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The Cruel Sea:
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Our Second Great War alternative history story arc adds ships and planes to Second World War at Sea games to re-create a naval war that never happened, featuring ships and even nations that did not exist, either. Mostly we’ve done so through books, and one complete game (The Cruel Sea), but for the heart of the naval war, the struggle for the North Atlantic, I felt that we needed more new pieces than we could stuff into a book.

The Cruel Sea, therefore, is a massive expansion set for Second Great War at Sea: four sheets of new pieces, totaling 740 pieces: 380 double-sized ship pieces and 360 normal-sized square ones for aircraft, small ships and markers. The bulk of those represent Imperial Germany’s High Seas Fleet, with the remainder roughly evenly split between French and Russian forces.

The Cruel Sea isn’t a complete game; it draws on Bismarck and Arctic Convoy for its maps but not any pieces. The focus is on the opening seven months of the Second Great War, as the Germans attempt to protect their sea lanes leading to the United States while the Russians and French try to disrupt them. Meanwhile, they also want to interrupt communications between their two enemies; possession of Iceland (leased from Denmark) and Svalbard (claimed after the First Great War) gives the Germans bases astride these routes. At the same time, supplying those bases means crossing a wide stretch of vulnerable, cold water.

For the alternative-history scenarios in the Second Great War story arc, I like to present a different strategic/operational situation than that of the base game; it shouldn’t just be more or less the same game with different-colored pieces. Different parts of the map should come into play in different ways, and the strategic challenges should be different. While many gamers are going to pick up the set just because it has many new ships in it, those who focus on the game play first should feel rewarded with a new situation in seemingly familiar waters.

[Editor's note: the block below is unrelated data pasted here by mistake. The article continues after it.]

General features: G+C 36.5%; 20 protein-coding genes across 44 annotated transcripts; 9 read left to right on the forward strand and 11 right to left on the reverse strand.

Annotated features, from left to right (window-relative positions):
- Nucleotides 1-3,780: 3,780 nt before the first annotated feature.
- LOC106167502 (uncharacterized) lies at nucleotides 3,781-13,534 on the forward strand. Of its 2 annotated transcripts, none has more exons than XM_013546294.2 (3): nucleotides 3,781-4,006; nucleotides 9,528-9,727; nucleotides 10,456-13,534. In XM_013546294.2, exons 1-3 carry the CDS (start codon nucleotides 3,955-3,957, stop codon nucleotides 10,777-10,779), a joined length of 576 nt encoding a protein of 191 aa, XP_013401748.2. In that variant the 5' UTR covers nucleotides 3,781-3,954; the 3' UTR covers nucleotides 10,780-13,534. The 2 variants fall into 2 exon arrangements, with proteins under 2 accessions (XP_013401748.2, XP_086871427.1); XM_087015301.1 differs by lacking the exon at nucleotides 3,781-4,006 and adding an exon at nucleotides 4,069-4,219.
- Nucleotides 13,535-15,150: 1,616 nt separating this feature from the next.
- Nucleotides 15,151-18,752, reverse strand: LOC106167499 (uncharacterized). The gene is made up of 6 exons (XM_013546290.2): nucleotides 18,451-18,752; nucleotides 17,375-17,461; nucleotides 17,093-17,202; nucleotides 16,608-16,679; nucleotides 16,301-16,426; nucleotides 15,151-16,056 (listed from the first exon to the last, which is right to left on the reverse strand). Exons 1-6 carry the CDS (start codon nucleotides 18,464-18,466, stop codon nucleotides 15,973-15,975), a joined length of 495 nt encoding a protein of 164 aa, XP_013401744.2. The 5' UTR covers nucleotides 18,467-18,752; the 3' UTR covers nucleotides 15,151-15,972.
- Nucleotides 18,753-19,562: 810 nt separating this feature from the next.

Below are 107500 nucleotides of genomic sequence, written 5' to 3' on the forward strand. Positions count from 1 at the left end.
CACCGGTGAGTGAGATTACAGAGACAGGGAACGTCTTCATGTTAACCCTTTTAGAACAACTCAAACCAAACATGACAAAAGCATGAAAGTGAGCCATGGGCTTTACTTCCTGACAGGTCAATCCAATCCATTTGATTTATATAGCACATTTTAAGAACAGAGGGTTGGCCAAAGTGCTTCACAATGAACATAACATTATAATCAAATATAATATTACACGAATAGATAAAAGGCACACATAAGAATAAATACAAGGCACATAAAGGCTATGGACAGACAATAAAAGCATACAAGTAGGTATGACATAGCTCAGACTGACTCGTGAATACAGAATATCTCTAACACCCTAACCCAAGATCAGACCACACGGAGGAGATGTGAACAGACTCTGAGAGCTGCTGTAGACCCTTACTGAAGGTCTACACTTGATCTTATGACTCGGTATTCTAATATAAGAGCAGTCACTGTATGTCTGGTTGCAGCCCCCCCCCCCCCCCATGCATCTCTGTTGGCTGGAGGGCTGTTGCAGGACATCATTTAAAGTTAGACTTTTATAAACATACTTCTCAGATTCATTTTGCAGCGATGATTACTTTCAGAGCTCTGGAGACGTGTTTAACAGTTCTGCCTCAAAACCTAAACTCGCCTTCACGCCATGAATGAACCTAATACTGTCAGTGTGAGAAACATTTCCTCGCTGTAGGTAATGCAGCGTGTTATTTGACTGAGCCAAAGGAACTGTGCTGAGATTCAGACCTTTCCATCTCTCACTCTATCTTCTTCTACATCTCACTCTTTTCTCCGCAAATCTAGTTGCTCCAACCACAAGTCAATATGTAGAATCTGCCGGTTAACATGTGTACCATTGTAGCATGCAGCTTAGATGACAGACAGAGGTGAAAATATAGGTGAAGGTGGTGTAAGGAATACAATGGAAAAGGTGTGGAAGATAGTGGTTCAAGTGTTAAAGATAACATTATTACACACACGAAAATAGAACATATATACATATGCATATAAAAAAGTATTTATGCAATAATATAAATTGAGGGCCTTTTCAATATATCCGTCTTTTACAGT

And that’s what they’ll get in The Cruel Sea, often having to face multiple challenges simultaneously – protecting their own vulnerable merchants or transports while trying to strike those of the enemy. While the oceans are vast, giving French and Russian raiders a lot of open North Atlantic water in which to hide, the closer seas are very narrow. There are only so many routes from Wilhelmshaven to Reykjavik, and Scapa Flow sits on top of all of them. The Germans will need to run across many convoys before the British intervene and imperil this traffic.

I also crafted the alternative history background to favor battleships as the weapons platform of choice, with aircraft development well behind that of our own reality and airships and helicopters very prominent (which also suppresses the effectiveness of submarines). Battleships are very hard to sink through gunfire, but vulnerable to air attack; in the actual war, those factors resulted in very few surface actions between opposing battleships.

In sharp contrast, the Second Great War at Sea is a battleship war: all of the fleets are built around battleships, which are regulated in maximum size and gun caliber by naval limitations treaties similar to those signed in Washington in our own history but with significant differences, chiefly allowing many more of them to exist than was the case for the actual treaty, and encouraging the retention of older hulls.